Tsk, Tsk, Tsk!

When I began downshifting my life in an effort to get well, there were two things that drove me crazy about dealing with other people.

First, I wish they would have realized how much I struggled to make each and every little decision to start living well. Working an hour less, taking a nap in the afternoon, or skipping a social engagement may have seemed like a no-brainer, but those decisions didn't come so easily to me. In fact, every effort seemed like a major sacrifice - and I didn't appreciate or enjoy having to make any of them. No one likes to change their way of life, and I resented the fact that I had to reconfigure parts of mine to accommodate for Lupus. I knew deep down that those little decisions would, in the end, help temper my disease activity, so I forced myself to make them. But I really struggled with the fact that people around me couldn't or wouldn't acknowledge the effort I was making.

Two, I wish those around me would have realized that their suggestions to "quit working, take it easy, or not overdo" often felt more like criticism than encouragement. Their admonishments felt like a direct attack on my ability to manage my own life, and I was disheartened rather than empowered by their comments. In his book, And Never Stop Dancing, Gordon Livingston says,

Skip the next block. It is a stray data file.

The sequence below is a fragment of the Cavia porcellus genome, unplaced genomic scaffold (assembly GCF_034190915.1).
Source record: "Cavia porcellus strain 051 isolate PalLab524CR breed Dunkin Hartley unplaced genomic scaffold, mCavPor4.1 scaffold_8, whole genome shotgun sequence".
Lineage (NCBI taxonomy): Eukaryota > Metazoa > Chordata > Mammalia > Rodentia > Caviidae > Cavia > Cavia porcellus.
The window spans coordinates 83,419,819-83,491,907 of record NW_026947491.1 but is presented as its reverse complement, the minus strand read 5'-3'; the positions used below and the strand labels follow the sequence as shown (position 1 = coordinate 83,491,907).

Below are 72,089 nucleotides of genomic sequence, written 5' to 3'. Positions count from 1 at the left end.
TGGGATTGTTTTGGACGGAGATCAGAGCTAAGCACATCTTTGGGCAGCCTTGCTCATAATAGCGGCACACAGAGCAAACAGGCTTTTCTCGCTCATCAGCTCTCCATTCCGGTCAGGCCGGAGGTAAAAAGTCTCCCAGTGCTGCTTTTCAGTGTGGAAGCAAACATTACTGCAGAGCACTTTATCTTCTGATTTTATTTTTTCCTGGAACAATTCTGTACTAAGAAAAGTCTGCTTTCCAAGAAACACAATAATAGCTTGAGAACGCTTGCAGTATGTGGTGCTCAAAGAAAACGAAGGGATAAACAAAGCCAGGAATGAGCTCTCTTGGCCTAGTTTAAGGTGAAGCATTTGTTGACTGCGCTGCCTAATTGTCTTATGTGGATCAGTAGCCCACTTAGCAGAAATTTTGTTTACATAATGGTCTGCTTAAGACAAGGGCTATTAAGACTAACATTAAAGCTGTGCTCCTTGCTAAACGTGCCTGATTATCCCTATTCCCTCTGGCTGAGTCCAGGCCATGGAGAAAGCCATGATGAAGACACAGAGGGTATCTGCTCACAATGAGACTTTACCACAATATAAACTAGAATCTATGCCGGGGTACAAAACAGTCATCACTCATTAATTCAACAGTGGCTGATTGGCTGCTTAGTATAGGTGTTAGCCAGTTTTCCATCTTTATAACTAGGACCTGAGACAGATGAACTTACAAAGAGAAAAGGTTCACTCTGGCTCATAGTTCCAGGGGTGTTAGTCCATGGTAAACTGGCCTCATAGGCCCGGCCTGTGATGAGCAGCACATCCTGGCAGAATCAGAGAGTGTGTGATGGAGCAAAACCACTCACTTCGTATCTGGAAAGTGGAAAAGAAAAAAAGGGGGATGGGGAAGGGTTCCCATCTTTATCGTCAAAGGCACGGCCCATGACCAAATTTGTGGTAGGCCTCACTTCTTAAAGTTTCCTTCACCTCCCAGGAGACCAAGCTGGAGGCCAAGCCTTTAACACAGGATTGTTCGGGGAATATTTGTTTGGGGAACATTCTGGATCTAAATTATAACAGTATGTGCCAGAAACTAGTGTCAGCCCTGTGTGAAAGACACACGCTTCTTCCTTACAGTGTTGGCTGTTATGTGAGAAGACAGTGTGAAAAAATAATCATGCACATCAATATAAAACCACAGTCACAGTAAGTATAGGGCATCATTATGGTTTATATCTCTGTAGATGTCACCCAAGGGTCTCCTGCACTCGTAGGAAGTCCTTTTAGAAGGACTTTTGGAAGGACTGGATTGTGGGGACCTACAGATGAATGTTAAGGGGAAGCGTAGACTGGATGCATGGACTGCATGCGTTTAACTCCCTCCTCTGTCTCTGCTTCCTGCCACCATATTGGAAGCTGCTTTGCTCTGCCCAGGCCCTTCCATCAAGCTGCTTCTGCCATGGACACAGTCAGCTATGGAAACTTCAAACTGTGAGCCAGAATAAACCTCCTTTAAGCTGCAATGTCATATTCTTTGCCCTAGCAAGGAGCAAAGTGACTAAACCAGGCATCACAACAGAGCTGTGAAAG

"To assume that people have within themselves the capacity to decide what is best for them is a vote of confidence." That is exactly what people were missing, and it drove me crazy.

And yet - as strongly as I felt about these two aspects of my interrelations with others, I have failed to heed my own advice.

This past weekend, my mom came to visit. While we had a fabulous time preparing the nursery for Baby Bun (making curtains, finding a changing table, preparing the crib), I wasn't able to hold my tongue about the subsequent changes in lifestyle she's had to make due to a triple by-pass surgery she had a few years back. She had another scare this past spring, and as badly as I want her to make good, healthy choices (regarding diet, exercise, sleep, etc), I need to remember just how hard it is to make those big lifestyle changes. It may seem easy to me - after all, why wouldn't she do that which is needed in order to be around as long as possible? But change is never easy - I know that first-hand.

On top of that, it can't make her feel any better when I constantly make suggestions about how she should change her life. What she needs is to hear how much I support her, how much I believe in her ability to make those good decisions, and how great it is that she's made the strides she has.

When I was struggling, that's what I needed and wanted more than anything. It's only fair that I try and do the same for her.

So there you go - slap me on the wrist, because I deserve it. Let's hope I don't make the same mistake again!


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